More so, many manufacturing companies are struggling to stay afloat. From brewers to pharmaceutical firms, recent financials of firms show the struggle is on. Analysis of Unilever’s financials for the 2019 full year shows that the firm recorded a series of declines year-on-year in both sales and revenue across its major segments, especially in home and personal care products. PZ Cussons has also recorded consistent drops in its margins. The biggest brewer Nigerian Breweries also suffered decline in margins in its 2019 full-year financials.
Many firms in Nigeria today are struggling as high poverty and unemployment rates continue their onslaught on consumer wallets.
However, with high cost of production necessitated by poor business environment, many manufacturers who deserve incentives are not provided with any lifeline.
The Pioneer Status granted to a few companies, which exempts them from paying income tax, has been one of the biggest achievements of Okechukwu Enalamah, former Industry, Trade and Investment minister.
“Now is time to expand the list to accommodate key manufacturers that are distressed, or those in other industries not covered at the moment,” Ike Ibeabuchi, ceo OF md Services, a manufacturing and services outfit, said.
In September 2019, Guinness Nigeria Limited, StrongPack Limited, Flexipack Ltd, Dangote Ibese Lines 3 and 4, Dangote Cement Obajana Line 4, Promasidor Nigeria Ltd, Daraju Industries Ltd, West African Packaging Ltd and Flour Mills of Nigeria Plc, among others, were denied pioneer status.
At the moment, the Nigeria-Benin border is still closed despite an earlier January 31 deadline for its re-opening.
While the closure favours some manufacturers who now raise their production and capacity utilisations, it disfavours exporters who can no longer move their goods to West Africa. Many manufacturers have halted exports to Africa owing to the closure.
Okhai Ehimigbai, export manager at Aarti Steel, which exports steel products and zinc ash, said his company had stopped export to the Economic Community of West African countries (ECOWAS) due to the closure of the border. He further said export to Ghana by sea would take one month as against two weeks or less through the land borders.
“We can’t export because we can’t get all the containers on time,” he said.
The implication of this on trade and non-oil inflows can be dire. As of the third quarter of 2019, Ghana was the biggest importer of Nigerian non-oil products. It imported 17.18 percent of made-in-Nigeria products within the period, beating the European Union and China, according to the NBS data. This is no longer a possibility. So, while one sector in Adebayo’s portfolio gains, another sector loses.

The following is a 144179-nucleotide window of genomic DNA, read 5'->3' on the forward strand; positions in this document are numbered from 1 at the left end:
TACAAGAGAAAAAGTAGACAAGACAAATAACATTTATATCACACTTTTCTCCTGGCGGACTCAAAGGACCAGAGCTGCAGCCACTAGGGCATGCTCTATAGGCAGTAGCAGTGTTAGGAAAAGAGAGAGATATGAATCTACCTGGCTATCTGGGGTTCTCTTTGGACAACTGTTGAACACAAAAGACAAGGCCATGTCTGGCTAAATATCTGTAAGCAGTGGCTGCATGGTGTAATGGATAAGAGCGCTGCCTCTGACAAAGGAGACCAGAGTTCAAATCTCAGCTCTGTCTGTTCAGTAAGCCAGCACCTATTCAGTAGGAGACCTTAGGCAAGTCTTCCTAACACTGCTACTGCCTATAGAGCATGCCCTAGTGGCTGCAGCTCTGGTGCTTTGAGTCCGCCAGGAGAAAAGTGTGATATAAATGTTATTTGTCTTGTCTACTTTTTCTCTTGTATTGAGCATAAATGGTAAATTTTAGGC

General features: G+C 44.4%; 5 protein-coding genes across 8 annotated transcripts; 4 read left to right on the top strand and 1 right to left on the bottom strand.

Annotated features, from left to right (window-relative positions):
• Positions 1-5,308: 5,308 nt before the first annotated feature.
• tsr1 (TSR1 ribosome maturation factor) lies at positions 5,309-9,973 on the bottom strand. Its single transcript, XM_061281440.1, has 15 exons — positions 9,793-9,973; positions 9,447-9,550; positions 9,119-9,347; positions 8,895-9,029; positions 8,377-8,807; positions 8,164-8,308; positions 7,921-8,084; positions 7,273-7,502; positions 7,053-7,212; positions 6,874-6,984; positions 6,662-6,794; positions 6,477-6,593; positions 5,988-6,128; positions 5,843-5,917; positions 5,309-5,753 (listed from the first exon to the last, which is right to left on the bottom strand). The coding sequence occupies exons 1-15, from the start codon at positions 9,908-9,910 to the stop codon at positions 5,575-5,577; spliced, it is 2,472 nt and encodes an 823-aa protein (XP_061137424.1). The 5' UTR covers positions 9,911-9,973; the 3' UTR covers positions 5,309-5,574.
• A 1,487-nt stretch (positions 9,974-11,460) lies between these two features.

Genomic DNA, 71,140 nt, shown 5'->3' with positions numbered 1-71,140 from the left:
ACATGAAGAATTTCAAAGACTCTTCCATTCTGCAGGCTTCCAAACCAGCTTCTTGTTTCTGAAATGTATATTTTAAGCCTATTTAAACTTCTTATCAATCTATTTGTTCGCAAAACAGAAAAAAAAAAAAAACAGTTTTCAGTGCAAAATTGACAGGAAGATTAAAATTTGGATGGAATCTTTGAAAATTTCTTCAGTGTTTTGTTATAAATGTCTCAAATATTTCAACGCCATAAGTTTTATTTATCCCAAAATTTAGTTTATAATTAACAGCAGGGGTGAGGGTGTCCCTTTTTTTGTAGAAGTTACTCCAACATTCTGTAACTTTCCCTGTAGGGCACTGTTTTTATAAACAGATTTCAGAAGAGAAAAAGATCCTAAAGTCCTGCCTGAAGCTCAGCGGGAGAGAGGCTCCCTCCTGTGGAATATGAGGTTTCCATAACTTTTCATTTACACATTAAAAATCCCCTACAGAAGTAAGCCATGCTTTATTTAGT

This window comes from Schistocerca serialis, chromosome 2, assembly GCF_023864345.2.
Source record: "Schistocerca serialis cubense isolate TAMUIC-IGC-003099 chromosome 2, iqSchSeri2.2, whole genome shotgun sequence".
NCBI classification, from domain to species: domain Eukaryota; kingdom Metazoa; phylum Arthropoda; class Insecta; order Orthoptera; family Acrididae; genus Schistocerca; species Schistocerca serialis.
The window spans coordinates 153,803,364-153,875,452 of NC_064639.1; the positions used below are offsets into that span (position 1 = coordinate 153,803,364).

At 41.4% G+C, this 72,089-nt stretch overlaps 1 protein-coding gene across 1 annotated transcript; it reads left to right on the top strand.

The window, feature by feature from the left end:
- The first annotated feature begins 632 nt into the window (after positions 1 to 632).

“Complete shut-down of cross border trade [imports and exports] between Nigeria business and their counterparts in the West Africa subregion has grave consequences for investments and jobs,” the Lagos Chamber of Commerce and Industry (LCCI) said late last year, in a statement signed by Muda Yusuf.
“Many industries have invested in products registered under the ECOWAS Trade Liberalisation scheme [ETLS]. These are investors whose business models were anchored on market opportunities in the ECOWAS. These investments have been completely disrupted and dislocated,” he further said.
The shut-down of the border is coming when the entire continent is planning to commence the African Continental Free Trade Area (AfCFTA) agreement.
More so, the Export Expansion Grant (EEG), which is a practice in Brazil, China and many European countries, was suspended since 2013 and it is yet to be fully reinstated. Even though there have been cases of abuse of the EEG by fraudulent firms, data have shown that export will rise when the EEG is given to genuine exporters. For example, non-oil export rose from a little above $1 billion in 2005 to $2.97 billion in 2013 when exporters enjoyed the EEG.
Again, the logistics problem of manufacturers is still a big challenge, with many firms facing hiccups to import raw materials or export their product owing to the congested state of Apapa and Tin Can roads in Lagos. Currently, the minister has failed to engage in discourses around Nigeria’s seaports despite that it is one of the biggest issues in the manufacturing sector.
According to a report by the LCCI, about 5,000 trucks seek access to Apapa and Tin Can ports in Lagos every day, despite that access roads and the two ports were originally meant to accommodate only 1,500 trucks.
In the 2019 fourth quarter CEOs Confidence Index released by the Manufacturers Association of Nigeria (MAN) recently, port challenges ranked 3rd out 12 biggest challenges facing manufacturers in the country.